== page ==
The UK's fire and ambulance services are due to begin specifying nationwide digital radio networks within the next month.
But a recent conference has highlighted shortcomings of Terrestrial Trunked Radio (Tetra), a digital radio technology already being implemented by the UK police.
The Tetrapol Users Club Conference in Berlin last week claimed that Tetra is unsuitable for the needs of national emergency services networks. No nationwide networks have successfully been implemented using the technology, compared to over 64 countries using Tetrapol.
Alleged shortcomings of Tetra compared to Tetrapol include a lack of end-to-end data encryption, a comparatively short communications range between base stations, and poor support for converged voice and data services.
Franz Neiderer, president of the Tetrapol Users Club, stated that Tetrapol also offers a more reliable solution. "Reliability is one of the key issues that will prove the worth of the technology," he said.
As a replacement for their current analogue radio system in February 2000 the UK police chose a Tetra solution, mmO2 Airwave. But the police implementation has suffered a number of setbacks, including a missed deadline to provide Tetra support to the Greater Manchester Police at the 2002 Commonwealth Games.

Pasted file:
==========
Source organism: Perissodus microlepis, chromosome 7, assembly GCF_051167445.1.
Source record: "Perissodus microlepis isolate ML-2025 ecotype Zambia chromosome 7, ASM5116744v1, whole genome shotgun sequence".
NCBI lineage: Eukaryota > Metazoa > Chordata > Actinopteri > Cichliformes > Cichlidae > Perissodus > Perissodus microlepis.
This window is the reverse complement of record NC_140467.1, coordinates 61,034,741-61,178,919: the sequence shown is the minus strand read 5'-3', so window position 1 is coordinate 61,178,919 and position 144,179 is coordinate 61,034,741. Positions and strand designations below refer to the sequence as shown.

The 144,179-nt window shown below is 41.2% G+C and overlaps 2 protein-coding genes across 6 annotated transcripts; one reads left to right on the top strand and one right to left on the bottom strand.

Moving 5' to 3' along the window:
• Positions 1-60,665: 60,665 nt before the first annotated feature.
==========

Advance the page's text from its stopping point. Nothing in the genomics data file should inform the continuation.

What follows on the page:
Ian Murgatroyd, stage manager for the Airwave project at Greater Manchester Police, said: "Some redesign and commissioning work was needed before we could use Airwave. We decided to stop the project until these upgrades were completed."
But the Home Office has denied there are any current problems with Tetra, claiming: "Airwave has been viewed as outstanding in the Lancashire divisions [a pilot area for the project] and offers a much improved service over the old analogue system."
The process used to select the police network has also been ruled as anti-competitive by the European Union (EU). The proposal specified that the police network should be based on Tetra, rather than defining a technology-independent set of specifications.
Proposals for the fire and ambulance services will adhere to EU requirements, but are still at an early stage.
Despite the claims that Tetrapol offers superior technology, Rhodri Pickavance, business development manager at Tetrapol provider Cogent, recognises that it may struggle for adoption by other emergency services.
"It's no secret that we're up against it, with Tetra already being rolled out by the police," he said.
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